Too Much Discussion of Extended Cases. The report devotes valuable real-estate covering a very specific situation, the lengthy case requiring that an Individual Education Plan (I.E.P., under the federal IDEA legislation) needs to be set up. Come on: 90 days of elapsed time is very fast to set up an IEP. It’s a big commitment. Mention the possibility and move along, because this report isn’t about those patients. (Note: my own daughter’s PCS was 14 months. This report would not have helped us.) Take the child to a major concussion clinic .
The Critical Omissions.
A better use of the word count would have discussed other possible specialists on the medical team. In the case of a moderately severe concussion (lasting more than ten days), a trip to an optometrist to check for visual convergence issues (the source of blurry vision), or to a qualified physical therapist for vestibular rehab therapy addressing balance/dizziness issues either of which might help overcome school attendance challenges in classrooms and hallways. Finally, the major omission of psychological or psychiatric signs or symptoms in Table 1 (impaired judgement, irritability, labile emotions, depression, or suicidal ideation) is a major disservice to clinical practitioners, families, school personnel, and the children. This report leaves a lot of decisions up to the family, but the psychological symptoms are the hardest for families and administrators to understand, and generally difficult for the student recognize, too. Which is why, contrary to the inclination of the AAP report, many concussion recovery decisions should NOT be left to the family, much less the student. Although concussion-related self-harm is relatively rare, it does exist and deserves mention. It can be brought on by school problems as much as by chronic pain such as concussion migraine. This country is in a youth sports concussion crisis, and responsible adults need to take charge and make decisions NOW appropriate to saving our kids’ brains for the future well-being of our society.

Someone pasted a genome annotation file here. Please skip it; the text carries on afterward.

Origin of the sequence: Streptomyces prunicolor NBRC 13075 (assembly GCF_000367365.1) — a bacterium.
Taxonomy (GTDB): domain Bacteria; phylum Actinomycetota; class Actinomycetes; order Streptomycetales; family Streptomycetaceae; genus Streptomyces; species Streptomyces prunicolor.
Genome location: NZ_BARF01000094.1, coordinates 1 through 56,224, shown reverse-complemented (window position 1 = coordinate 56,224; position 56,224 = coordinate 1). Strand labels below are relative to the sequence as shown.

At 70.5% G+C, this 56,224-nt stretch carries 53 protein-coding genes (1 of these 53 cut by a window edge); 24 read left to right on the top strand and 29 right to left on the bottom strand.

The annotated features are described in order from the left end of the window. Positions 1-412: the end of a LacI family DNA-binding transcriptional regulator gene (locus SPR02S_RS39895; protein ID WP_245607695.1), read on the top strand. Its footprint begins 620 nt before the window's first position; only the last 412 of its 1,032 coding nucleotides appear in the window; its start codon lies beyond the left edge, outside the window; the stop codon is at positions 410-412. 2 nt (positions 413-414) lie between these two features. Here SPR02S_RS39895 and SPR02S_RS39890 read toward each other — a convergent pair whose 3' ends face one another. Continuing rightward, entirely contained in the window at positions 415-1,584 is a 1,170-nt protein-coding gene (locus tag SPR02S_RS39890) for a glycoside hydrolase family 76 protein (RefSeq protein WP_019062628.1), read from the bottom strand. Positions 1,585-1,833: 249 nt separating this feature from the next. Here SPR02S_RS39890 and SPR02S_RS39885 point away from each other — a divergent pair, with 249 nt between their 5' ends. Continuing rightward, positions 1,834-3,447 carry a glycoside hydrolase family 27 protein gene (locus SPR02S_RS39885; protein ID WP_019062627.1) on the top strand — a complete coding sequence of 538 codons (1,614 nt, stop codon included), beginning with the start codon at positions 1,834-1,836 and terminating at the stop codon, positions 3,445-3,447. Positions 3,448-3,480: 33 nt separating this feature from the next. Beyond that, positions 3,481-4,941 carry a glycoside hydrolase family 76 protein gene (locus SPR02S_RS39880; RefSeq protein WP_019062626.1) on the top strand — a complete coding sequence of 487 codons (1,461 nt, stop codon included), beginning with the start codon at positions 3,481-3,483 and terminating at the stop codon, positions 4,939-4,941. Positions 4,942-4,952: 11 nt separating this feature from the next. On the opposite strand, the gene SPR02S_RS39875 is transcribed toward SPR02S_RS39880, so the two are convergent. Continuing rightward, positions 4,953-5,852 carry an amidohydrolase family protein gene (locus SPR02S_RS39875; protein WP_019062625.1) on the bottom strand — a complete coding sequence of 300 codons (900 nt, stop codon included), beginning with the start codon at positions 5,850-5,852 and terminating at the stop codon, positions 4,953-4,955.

Finally, I can’t help but bring readers attention to what remains the best, most comprehensive guidance on return to learn: Dr. Rosemarie Moser’s 2012 book, “Ahead of the Game: the Parents’ Guide to Youth Sports Concussion,” reviewed elsewhere here at TheConcussionBlog.